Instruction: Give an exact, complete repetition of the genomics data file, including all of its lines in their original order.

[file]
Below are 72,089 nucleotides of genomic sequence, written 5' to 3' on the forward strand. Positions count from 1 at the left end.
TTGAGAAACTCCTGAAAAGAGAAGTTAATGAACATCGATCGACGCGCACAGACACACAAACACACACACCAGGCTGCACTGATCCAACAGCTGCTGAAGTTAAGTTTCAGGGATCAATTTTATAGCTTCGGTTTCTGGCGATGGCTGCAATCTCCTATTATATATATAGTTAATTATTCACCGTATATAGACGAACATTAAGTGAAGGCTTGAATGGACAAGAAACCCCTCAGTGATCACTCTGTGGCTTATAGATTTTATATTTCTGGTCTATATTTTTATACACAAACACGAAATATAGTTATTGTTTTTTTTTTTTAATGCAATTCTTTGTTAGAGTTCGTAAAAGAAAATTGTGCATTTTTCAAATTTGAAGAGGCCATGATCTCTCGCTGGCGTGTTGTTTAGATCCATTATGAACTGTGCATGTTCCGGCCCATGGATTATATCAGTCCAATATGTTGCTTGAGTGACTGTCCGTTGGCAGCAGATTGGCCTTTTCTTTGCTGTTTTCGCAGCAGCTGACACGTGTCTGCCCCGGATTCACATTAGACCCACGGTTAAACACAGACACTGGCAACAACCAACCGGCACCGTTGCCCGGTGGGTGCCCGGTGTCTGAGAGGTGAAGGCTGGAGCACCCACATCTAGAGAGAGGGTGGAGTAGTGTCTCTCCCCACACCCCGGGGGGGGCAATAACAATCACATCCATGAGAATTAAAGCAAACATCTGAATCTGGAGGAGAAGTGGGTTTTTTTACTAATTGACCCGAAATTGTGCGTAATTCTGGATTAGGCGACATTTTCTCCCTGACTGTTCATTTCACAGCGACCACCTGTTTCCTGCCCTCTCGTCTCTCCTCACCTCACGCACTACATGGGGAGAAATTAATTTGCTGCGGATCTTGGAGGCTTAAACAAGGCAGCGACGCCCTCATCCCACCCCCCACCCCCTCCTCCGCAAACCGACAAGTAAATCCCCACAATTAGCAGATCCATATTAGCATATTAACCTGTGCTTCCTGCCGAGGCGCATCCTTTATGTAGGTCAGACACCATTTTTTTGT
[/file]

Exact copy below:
Below are 72,089 nucleotides of genomic sequence, written 5' to 3' on the forward strand. Positions count from 1 at the left end.
TTGAGAAACTCCTGAAAAGAGAAGTTAATGAACATCGATCGACGCGCACAGACACACAAACACACACACCAGGCTGCACTGATCCAACAGCTGCTGAAGTTAAGTTTCAGGGATCAATTTTATAGCTTCGGTTTCTGGCGATGGCTGCAATCTCCTATTATATATATAGTTAATTATTCACCGTATATAGACGAACATTAAGTGAAGGCTTGAATGGACAAGAAACCCCTCAGTGATCACTCTGTGGCTTATAGATTTTATATTTCTGGTCTATATTTTTATACACAAACACGAAATATAGTTATTGTTTTTTTTTTTTAATGCAATTCTTTGTTAGAGTTCGTAAAAGAAAATTGTGCATTTTTCAAATTTGAAGAGGCCATGATCTCTCGCTGGCGTGTTGTTTAGATCCATTATGAACTGTGCATGTTCCGGCCCATGGATTATATCAGTCCAATATGTTGCTTGAGTGACTGTCCGTTGGCAGCAGATTGGCCTTTTCTTTGCTGTTTTCGCAGCAGCTGACACGTGTCTGCCCCGGATTCACATTAGACCCACGGTTAAACACAGACACTGGCAACAACCAACCGGCACCGTTGCCCGGTGGGTGCCCGGTGTCTGAGAGGTGAAGGCTGGAGCACCCACATCTAGAGAGAGGGTGGAGTAGTGTCTCTCCCCACACCCCGGGGGGGGCAATAACAATCACATCCATGAGAATTAAAGCAAACATCTGAATCTGGAGGAGAAGTGGGTTTTTTTACTAATTGACCCGAAATTGTGCGTAATTCTGGATTAGGCGACATTTTCTCCCTGACTGTTCATTTCACAGCGACCACCTGTTTCCTGCCCTCTCGTCTCTCCTCACCTCACGCACTACATGGGGAGAAATTAATTTGCTGCGGATCTTGGAGGCTTAAACAAGGCAGCGACGCCCTCATCCCACCCCCCACCCCCTCCTCCGCAAACCGACAAGTAAATCCCCACAATTAGCAGATCCATATTAGCATATTAACCTGTGCTTCCTGCCGAGGCGCATCCTTTATGTAGGTCAGACACCATTTTTTTGT